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The University of Southampton
ArchaeologyPart of Humanities

Research project: Lynford Neanderthal project - Dormant - Dormant

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In 2012 Clive Gamble, Bill Boismier and Fiona Coward published the results of excavations at Lynford Quarry near the village of Mundford, Norfolk UK.

The finds, discovered in the spring of 2002, lay within rich organic sediments of an ancient stream channel. It was immediately realised that Lynford was a site of great international significance for the study of the most distinctive of human ancestors, Neanderthals.

A detailed archaeological excavation was undertaken with support from Ayton Asphalte, the quarry owners, and English Heritage, funded through the Aggregates Levy Sustainability Fund (ASLF). A large team of archaeologists and quaternary scientists recovered exceptionally well-preserved Palaeolithic and palaeo-environmental information. More than one thousand mammoth bones representing at least eleven individuals were excavated along with other fauna and over two and a half thousand stone artefacts. Among these the large number of complete and broken handaxes marks Lynford as special in the Palaeolithic of Britain and Northern Europe.  The quality of the preservation allowed a full investigation of the way the deposits had been formed and how the animal bones and stones tools had come to be incorporated in them.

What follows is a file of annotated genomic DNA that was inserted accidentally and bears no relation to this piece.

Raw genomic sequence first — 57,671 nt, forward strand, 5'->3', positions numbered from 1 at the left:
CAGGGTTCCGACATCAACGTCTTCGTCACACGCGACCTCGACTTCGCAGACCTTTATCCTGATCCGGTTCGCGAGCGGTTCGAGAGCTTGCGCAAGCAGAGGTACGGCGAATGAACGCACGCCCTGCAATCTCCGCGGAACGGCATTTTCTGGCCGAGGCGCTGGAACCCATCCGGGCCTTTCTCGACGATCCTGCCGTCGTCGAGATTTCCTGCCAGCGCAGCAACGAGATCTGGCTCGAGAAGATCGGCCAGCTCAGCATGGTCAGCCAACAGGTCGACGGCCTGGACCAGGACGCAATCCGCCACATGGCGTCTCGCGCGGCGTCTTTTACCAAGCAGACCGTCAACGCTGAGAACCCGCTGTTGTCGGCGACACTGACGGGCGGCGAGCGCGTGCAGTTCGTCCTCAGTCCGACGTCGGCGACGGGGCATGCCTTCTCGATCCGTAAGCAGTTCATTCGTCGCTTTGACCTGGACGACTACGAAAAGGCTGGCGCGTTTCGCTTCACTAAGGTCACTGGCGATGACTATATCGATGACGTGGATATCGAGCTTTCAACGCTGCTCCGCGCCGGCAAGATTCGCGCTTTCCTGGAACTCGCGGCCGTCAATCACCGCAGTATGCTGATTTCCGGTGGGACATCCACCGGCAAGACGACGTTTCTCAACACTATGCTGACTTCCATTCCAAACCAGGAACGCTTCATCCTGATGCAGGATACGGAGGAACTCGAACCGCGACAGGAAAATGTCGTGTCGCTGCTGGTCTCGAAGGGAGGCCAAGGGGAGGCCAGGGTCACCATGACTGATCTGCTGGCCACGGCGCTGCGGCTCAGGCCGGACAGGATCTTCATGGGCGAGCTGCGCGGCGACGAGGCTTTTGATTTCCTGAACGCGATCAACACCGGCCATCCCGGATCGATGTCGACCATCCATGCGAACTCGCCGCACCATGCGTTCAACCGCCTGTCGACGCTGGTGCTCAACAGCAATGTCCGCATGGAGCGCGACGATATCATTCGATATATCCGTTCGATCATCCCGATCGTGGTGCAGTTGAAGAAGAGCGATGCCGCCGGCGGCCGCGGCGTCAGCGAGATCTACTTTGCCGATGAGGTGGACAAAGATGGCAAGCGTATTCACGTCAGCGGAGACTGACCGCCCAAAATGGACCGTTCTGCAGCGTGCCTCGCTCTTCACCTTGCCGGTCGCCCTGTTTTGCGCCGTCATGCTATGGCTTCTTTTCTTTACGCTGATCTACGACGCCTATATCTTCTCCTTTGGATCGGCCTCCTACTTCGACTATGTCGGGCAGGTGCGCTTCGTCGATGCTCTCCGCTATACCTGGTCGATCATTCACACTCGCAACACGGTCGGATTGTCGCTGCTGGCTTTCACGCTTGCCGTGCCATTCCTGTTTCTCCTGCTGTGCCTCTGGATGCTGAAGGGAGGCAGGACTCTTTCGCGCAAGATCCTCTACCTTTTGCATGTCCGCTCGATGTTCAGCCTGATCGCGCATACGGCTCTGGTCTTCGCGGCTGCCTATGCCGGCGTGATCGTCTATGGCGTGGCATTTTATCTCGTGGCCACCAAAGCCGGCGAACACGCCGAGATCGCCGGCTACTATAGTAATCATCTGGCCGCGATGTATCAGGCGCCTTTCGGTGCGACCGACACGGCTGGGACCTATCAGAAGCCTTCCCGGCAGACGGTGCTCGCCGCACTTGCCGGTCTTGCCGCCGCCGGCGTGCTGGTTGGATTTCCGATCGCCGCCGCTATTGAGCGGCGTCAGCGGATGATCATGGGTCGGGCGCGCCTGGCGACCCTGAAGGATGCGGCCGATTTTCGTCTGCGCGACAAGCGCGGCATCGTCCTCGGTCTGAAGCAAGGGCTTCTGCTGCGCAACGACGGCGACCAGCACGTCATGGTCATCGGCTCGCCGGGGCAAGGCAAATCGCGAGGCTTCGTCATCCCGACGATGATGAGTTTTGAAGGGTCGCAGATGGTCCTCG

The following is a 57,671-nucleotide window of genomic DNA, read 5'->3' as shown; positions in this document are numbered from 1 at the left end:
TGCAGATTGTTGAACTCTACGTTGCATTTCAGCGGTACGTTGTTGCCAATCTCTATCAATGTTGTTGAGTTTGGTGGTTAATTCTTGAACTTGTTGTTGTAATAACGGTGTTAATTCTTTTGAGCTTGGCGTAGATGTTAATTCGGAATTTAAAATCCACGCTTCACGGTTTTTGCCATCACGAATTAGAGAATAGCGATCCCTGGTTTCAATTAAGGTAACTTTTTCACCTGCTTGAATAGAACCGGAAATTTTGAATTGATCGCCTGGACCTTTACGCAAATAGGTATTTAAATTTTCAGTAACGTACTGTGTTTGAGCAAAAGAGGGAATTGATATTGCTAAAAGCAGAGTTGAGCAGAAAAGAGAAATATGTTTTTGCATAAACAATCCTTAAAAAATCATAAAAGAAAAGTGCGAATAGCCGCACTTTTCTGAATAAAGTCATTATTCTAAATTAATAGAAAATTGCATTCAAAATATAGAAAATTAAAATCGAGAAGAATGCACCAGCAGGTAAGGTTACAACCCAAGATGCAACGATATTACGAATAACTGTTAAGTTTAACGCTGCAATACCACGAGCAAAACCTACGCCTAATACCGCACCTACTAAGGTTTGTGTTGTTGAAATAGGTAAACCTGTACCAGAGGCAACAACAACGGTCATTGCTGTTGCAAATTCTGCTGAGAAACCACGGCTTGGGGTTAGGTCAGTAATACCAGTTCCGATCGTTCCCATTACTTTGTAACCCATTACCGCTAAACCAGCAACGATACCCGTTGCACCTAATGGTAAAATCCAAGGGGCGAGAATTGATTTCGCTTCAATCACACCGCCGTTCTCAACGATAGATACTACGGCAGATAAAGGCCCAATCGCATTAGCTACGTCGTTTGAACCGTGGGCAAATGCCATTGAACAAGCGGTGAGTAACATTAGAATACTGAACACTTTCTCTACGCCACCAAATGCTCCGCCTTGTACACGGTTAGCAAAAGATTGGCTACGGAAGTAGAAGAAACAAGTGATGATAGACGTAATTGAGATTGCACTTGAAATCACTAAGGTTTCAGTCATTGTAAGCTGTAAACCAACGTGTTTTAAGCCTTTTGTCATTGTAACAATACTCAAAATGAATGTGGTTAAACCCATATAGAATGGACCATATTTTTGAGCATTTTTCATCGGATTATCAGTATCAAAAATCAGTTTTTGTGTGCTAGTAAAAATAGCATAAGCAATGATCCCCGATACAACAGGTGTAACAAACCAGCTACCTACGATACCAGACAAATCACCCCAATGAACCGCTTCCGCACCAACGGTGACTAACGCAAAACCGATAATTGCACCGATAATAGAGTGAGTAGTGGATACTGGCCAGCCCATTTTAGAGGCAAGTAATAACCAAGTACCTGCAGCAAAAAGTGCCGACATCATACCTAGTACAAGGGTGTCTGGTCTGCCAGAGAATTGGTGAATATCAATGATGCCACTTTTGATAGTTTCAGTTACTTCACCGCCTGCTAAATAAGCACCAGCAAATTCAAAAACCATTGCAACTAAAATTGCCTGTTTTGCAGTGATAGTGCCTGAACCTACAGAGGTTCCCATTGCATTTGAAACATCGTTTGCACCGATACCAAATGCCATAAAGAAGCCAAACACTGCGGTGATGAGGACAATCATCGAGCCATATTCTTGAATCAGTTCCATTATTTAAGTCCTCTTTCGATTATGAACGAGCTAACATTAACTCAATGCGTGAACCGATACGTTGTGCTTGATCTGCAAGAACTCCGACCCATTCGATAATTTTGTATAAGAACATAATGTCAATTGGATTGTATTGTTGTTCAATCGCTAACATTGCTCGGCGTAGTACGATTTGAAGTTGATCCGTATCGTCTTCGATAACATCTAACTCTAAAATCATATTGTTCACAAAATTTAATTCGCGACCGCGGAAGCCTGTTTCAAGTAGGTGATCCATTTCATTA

The association of woolly mammoth bones with Middle Palaeolithic bifaces, that include distinctive bout coupé handaxes, combined with the wealth of palaeoecological data - mammal remains, beetles, pollen and mollusca - makes Lynford the most important British site for studying when and how Neanderthals occupied, 60,000 years ago, the cold, open environments of what was then a peninsula of north-west Europe. These data provide a unique opportunity to investigate questions of Neanderthal hunting strategies and patterns of land use and to draw wider conclusions about their social structure in a demanding region of Ice Age Europe.

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